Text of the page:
The Guindy Times

The campus magazine of CEG, AC Tech and SAP

The Musical Journey

Srikar V. Srinivas

September 11, 2017

When I was seven, my parents decided to enrol me in a keyboard class. At the time, I had no clue about what I was getting into and had no say against my parents’ wishes. Looking back now, I can see that my parents’ decision has changed my life for the better.

My guru's name was M. S. Martin, a poor man who had been teaching only a handful of students at a small kindergarten school in Chennai.

I went to every one of his classes without fail, more to sleep than to learn because the soft, soothing Carnatic music was a lullaby to my ears. My guru didn't care about my constant napping sessions as long as he was paid. In the process, I was able to manage an average of four hours of sleep during his classes.

My guru was a diligent man who loved music and was always keen on passing on his musical knowledge to every young kid who wanted to become Ilaiyaraaja or A. R. Rahman one day. A quiet and affable man, he always urged his students to dream of scaling great heights in the musical field. To him, music came first and everything else came after that.

For two years, I slept, failing to realize that my parents had spent their hard-earned money in hopes that I would learn something. Even after the sudden realization, I wasn't keen on learning Carnatic music, as I saw it as a complete waste of time. My progress was slow and the students who had joined later eclipsed me and started growing by leaps and bounds while I still remained at the starting line.

When did the interest in music begin?

One day, my grandparents requested me to play a music piece for them to show them what I had learned during my sleep-filled sojourn. I was hesitant to play as I'd learnt nothing noteworthy in those two long years. So when my finger touched the first key/note, my heart started racing. I started sweating like a pig, and my fingers started trembling under the pressure.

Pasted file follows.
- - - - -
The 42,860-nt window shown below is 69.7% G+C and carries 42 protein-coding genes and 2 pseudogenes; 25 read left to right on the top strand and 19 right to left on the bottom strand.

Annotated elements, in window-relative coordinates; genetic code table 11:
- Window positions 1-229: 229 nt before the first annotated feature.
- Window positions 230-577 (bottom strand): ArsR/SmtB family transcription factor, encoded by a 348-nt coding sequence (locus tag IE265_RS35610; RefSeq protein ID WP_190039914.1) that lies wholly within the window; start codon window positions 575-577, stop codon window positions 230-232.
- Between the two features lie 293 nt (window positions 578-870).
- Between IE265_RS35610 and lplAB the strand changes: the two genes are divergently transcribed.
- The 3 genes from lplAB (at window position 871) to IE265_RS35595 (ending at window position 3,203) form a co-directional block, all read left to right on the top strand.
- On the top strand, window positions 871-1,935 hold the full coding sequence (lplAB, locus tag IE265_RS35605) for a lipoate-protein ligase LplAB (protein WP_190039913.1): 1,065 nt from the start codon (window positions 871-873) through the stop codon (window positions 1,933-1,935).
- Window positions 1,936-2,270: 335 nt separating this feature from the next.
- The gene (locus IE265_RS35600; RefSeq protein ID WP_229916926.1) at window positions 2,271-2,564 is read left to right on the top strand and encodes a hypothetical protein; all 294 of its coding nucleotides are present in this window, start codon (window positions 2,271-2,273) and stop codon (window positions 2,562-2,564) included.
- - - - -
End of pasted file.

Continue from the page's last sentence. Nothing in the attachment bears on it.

By the time I finished the playing, I was cringing, ready to cry a river, at any moment. But then I heard my grandfather clapping, brimming with pride and as happy as a man could ever be, with my grandmother by his side ready to hug me.

 

a zebra crossing shaped like a piano

 

It was then that I learnt the value of Carnatic music. In this modern age, where the younger generation is obsessed with “rock 'n roll" and Electronic Dance Music (EDM), we fail to value the older classics. For example, it is rare to find someone listening to Elvis over Ariana Grande.

We are hell-bent on being up-to-date on every modern-day phenomena that we ignore many of our older traditions and values. Carnatic music is unlike modern day music which is all about the effects and the background. It is unique and melodious. The older generation loves it because it reminds them of their childhood days when it was the only form of entertainment available to them.

I never had the urge to learn Western music as I knew it could never bring the smile and happiness I had seen on my grandparents’ faces on that wonderful day. Many people believe that it is a lot harder to learn Carnatic music, and I decided to go along this hard path.

From then onwards, there was no looking back. Every subsequent year had passed by in a flash and my love for music kept growing stronger. I kept growing, mastering every Raga possible, learning every Varnam and eventually started experimenting with tunes to create new beats. My initial lack of interest had turned into something wonderful.

I used to play the keyboard whenever I wanted to clear my head. Playing the keyboard and seeing people listening and appreciating it made my day. Those blissful years seemed like the golden era to me. Meanwhile, my younger brother had also been forced into joining keyboard classes and just like me, decided to sleep his way through.

While I kept growing, my guru was growing exponentially, in parallel. Year by year, his stature and repute kept growing and the number of students attending his classes kept increasing. By the end of 2013, his transition from a poor man who was relatively unknown to a well-known, rich man with many coaching centres in Chennai and abroad was complete.

The tale of his struggle and his love for music is wondrous. Currently, M.S Martin is a small-time music producer who is still teaching young, aspiring musicians Carnatic music, with the same zeal and love for the art with which he had started.

My musical journey ended in 2014, ten years after I'd first joined his classes when I decided to prioritize my studies over music. By the end of that wonderful journey, I had earned several notable achievements ranging from Limca and Guinness records to doing solo performances in & around Chennai. From embarking on the journey, not knowing what was in store, to becoming the ardent music lover that I am today, I owe everything to my teacher.

 

Srikar V. Srinivas,

Chemical Engineering, Third Year.